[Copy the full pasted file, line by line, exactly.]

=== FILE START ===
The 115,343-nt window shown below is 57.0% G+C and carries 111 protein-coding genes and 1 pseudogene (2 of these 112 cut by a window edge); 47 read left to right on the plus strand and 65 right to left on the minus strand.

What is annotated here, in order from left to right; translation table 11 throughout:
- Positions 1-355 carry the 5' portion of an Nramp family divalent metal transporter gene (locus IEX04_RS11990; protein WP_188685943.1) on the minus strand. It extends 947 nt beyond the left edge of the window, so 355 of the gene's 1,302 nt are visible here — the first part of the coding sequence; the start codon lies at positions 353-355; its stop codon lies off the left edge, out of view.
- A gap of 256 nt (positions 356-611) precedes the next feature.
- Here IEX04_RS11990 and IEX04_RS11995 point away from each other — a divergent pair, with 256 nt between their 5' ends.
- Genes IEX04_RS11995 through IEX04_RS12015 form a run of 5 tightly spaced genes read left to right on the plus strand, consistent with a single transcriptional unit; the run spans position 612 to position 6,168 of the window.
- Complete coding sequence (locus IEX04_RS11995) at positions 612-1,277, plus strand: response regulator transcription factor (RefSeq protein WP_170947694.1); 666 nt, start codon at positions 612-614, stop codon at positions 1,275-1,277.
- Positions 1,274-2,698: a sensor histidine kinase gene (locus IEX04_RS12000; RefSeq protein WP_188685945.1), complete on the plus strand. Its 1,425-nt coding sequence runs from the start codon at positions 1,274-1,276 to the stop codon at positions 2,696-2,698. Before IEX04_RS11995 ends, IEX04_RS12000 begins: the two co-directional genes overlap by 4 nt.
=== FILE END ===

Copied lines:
The 115,343-nt window shown below is 57.0% G+C and carries 111 protein-coding genes and 1 pseudogene (2 of these 112 cut by a window edge); 47 read left to right on the plus strand and 65 right to left on the minus strand.

What is annotated here, in order from left to right; translation table 11 throughout:
- Positions 1-355 carry the 5' portion of an Nramp family divalent metal transporter gene (locus IEX04_RS11990; protein WP_188685943.1) on the minus strand. It extends 947 nt beyond the left edge of the window, so 355 of the gene's 1,302 nt are visible here — the first part of the coding sequence; the start codon lies at positions 353-355; its stop codon lies off the left edge, out of view.
- A gap of 256 nt (positions 356-611) precedes the next feature.
- Here IEX04_RS11990 and IEX04_RS11995 point away from each other — a divergent pair, with 256 nt between their 5' ends.
- Genes IEX04_RS11995 through IEX04_RS12015 form a run of 5 tightly spaced genes read left to right on the plus strand, consistent with a single transcriptional unit; the run spans position 612 to position 6,168 of the window.
- Complete coding sequence (locus IEX04_RS11995) at positions 612-1,277, plus strand: response regulator transcription factor (RefSeq protein WP_170947694.1); 666 nt, start codon at positions 612-614, stop codon at positions 1,275-1,277.
- Positions 1,274-2,698: a sensor histidine kinase gene (locus IEX04_RS12000; RefSeq protein WP_188685945.1), complete on the plus strand. Its 1,425-nt coding sequence runs from the start codon at positions 1,274-1,276 to the stop codon at positions 2,696-2,698. Before IEX04_RS11995 ends, IEX04_RS12000 begins: the two co-directional genes overlap by 4 nt.